in the second harmonic waveforms for the in-rush currents.
Figure 8-7:
Harmonics view in the
TransView test tool

The harmonic diagrams show the RMS values of harmonics of selected


measuring values in the form of bar charts. The harmonics are
determined with the help of a DFT (Discrete Fourier Transformation).

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EnerLyzer Transient Mode Example

8.10 Viewing Vector Diagrams in TransView


1. Select the vector analysis either by clicking its icon or starting it from the
“View” pull-down menu.
Figure 8-8 shows the TransView window for the recorded signal.
2. The orange and blue cursors can be used to scroll to specific points in
time, whose value is displayed in the time fields.
Figure 8-8:
Vector Diagrams in the
TransView test tool

8.11 Playing Back a Recorded Signal Using


Advanced TransPlay
Once the CMC test set and the EnerLyzer test module in transient recording
mode have recorded a comtrade file of the in-rush currents to a transformer
at start-up, future testing of relays can be simplified.
Specifically, the transformer is no longer needed to test other differential
relays that are to work with that (type of) transformer. Relays can be tested
for proper operation under in-rush off-line by using a CMC device and the
Advanced TransPlay test module. The transformer itself is not required.

79
OMICRON Test Universe

80
Support

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81
Support

82
Index

Index Cos Phi (Trend Recording Conf.) . . . . . . . . . 38


C-PROBE1 current clamp . . . . . . . . 49, 50, 55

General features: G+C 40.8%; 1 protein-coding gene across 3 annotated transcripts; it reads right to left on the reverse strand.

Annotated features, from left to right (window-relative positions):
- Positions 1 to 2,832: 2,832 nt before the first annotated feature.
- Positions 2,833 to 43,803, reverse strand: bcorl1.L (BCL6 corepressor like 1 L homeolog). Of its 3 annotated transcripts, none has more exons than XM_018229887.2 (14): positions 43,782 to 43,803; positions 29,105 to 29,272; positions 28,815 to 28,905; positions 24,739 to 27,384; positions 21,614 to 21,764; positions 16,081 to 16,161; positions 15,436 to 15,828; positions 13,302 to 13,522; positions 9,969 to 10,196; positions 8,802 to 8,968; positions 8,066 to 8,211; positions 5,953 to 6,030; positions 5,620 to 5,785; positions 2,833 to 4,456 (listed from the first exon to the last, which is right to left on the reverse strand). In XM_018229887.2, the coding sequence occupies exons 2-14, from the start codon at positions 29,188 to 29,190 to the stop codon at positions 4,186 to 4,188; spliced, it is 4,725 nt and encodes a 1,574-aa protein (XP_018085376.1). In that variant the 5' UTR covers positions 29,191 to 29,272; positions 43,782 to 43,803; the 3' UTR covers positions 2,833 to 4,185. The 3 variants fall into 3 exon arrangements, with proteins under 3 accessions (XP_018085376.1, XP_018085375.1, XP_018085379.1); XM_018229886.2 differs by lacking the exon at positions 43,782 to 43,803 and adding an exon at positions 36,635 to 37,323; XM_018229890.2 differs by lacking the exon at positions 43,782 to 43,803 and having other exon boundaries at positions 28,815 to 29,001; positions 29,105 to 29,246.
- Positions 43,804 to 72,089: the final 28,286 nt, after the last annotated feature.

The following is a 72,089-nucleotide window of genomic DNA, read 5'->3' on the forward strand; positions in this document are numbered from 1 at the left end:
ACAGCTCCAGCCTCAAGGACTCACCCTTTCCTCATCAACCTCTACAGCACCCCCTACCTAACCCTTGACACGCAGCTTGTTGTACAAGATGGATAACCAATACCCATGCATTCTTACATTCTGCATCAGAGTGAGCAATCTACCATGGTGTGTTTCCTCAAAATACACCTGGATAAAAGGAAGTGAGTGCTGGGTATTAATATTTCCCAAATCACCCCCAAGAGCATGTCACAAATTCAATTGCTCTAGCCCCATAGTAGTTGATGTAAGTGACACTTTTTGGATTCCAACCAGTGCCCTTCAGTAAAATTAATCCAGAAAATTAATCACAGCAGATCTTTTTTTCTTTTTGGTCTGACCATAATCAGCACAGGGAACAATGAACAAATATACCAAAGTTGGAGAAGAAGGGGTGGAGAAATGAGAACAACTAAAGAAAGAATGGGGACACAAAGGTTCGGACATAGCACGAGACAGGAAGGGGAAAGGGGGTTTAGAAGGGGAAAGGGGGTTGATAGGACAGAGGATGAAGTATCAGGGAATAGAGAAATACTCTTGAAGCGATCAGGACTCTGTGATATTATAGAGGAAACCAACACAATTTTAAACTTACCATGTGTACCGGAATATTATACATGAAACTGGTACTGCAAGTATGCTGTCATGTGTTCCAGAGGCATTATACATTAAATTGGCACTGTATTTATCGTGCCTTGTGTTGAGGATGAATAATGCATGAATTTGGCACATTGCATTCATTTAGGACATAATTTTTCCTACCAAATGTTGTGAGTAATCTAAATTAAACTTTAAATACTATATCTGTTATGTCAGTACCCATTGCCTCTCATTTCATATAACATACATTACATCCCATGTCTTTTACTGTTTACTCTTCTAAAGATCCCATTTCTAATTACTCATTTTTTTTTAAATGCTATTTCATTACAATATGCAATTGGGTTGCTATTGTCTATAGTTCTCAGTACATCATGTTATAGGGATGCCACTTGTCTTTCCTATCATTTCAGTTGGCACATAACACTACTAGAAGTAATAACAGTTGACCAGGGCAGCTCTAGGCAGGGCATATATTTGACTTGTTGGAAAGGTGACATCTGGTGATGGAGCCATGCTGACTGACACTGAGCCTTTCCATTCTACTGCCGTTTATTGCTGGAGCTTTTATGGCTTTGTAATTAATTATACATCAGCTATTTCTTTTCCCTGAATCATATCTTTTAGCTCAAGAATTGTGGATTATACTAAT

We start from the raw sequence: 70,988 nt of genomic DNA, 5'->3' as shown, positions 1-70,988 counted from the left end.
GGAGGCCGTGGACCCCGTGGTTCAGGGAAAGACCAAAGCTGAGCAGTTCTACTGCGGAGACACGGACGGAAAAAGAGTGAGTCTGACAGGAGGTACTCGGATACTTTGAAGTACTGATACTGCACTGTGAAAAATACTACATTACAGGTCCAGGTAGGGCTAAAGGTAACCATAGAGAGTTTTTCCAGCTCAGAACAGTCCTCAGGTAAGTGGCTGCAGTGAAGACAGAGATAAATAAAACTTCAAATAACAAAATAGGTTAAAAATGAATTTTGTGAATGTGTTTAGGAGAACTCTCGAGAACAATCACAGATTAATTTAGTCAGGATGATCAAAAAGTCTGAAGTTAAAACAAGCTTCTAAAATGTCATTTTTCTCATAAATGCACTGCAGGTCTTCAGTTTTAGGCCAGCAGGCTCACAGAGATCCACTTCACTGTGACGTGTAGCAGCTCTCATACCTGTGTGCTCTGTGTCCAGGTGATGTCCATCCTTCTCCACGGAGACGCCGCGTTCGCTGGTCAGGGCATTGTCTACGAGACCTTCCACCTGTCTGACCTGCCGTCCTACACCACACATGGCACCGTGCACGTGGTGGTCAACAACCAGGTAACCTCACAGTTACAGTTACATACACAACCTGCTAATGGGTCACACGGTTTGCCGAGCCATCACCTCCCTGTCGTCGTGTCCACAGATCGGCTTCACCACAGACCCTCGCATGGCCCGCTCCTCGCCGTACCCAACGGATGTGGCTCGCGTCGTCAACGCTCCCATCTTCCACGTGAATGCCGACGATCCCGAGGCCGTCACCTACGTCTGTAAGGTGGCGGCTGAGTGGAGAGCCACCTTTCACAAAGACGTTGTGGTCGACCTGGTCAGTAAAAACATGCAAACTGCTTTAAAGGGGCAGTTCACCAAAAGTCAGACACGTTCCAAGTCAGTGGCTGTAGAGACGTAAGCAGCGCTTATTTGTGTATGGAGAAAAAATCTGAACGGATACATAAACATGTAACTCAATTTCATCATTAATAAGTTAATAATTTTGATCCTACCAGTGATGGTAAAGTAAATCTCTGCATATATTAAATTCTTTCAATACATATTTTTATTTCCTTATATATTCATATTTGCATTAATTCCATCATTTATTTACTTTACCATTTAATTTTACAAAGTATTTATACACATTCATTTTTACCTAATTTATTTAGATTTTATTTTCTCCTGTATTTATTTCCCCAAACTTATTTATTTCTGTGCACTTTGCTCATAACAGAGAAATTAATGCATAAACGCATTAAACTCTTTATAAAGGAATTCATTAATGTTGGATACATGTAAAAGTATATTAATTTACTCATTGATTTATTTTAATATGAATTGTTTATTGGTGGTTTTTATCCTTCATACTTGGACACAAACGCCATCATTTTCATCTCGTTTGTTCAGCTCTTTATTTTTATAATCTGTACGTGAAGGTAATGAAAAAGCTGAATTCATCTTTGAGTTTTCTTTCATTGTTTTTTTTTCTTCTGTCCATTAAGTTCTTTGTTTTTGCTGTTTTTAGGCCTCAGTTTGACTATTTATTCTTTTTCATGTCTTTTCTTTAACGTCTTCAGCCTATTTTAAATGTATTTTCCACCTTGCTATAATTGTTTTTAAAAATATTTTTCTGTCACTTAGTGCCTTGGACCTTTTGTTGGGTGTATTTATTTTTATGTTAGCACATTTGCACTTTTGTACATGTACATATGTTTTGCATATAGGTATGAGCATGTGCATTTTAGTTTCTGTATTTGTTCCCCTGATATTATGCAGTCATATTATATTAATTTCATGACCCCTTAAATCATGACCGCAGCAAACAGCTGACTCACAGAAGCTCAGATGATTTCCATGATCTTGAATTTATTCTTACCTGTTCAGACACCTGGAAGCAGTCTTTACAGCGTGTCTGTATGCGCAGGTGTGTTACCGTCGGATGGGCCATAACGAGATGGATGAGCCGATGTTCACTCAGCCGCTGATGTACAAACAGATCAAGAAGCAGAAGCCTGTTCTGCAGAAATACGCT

Current clamp . . . . . . . . . . . . . . . . . . 60, 68, 72
current output . . . . . . . . . . . . . . . . . . 51, 56
voltage output . . . . . . . . . . . . . . . . . . . . . 51
A Cursor 1 / Cursor 2 . . . . . . . . . . . . . . . . . . . . 40

acquisition
of transient records . . . . . . . . . . . . . . . . . 30
setting parameters . . . . . . . . . . . . . . . . . . 30
Adv. TransPlay test module . . . . . . . . . . . . . 79
D
analog input Depth (power quality trigger) . . . . . . . . . . . . 29
configuring current signals . . . . . . . . . 53, 57 Deviation (power quality trigger) . . . . . . . . . . 27
analyze DFT . . . . . . . . . . . . . . . . . . . . . . . . . 46, 47, 78
the Analyze button . . . . . . . . . . . . . . . . . . 39 Diagram elements
Apparent power (Trend Recording Conf.) . . . 37 zoom . . . . . . . . . . . . . . . . . . . . . . . . . . . . 41
ASCII (Comtrade option) . . . . . . . . . . . . . . . . 44 Diagram Error Status (Trend Recording
Auto scale (Trend Recording mode) . . . . . . . 35 Mode) . . . . . . . . . . . . . . . . . . . . . . . . . . . . . . 35
Auto-adjust resolution (power quality trigger) . . 25 Diagram line (diagram element) . . . . . . . . . . 40
available (power quality trigger) . . . . . . . . . . 25 Diagram menu (Trend Recording Mode) . . . 35
averaging (Multimeter Conf.) . . . . . . . . . . . . 14 Diagram properties (diagram element) . . . . . 41
Diagram stop/start indication (Trend
Recording Mode) . . . . . . . . . . . . . . . . . . . . . 36
Diagrams
B impedance circle . . . . . . . . . . . . . . . . . . . 48
Duration (power quality trigger) . . . . . . . . . . 29
basic trigger . . . . . . . . . . . . . . . . . . . . . . . . . 24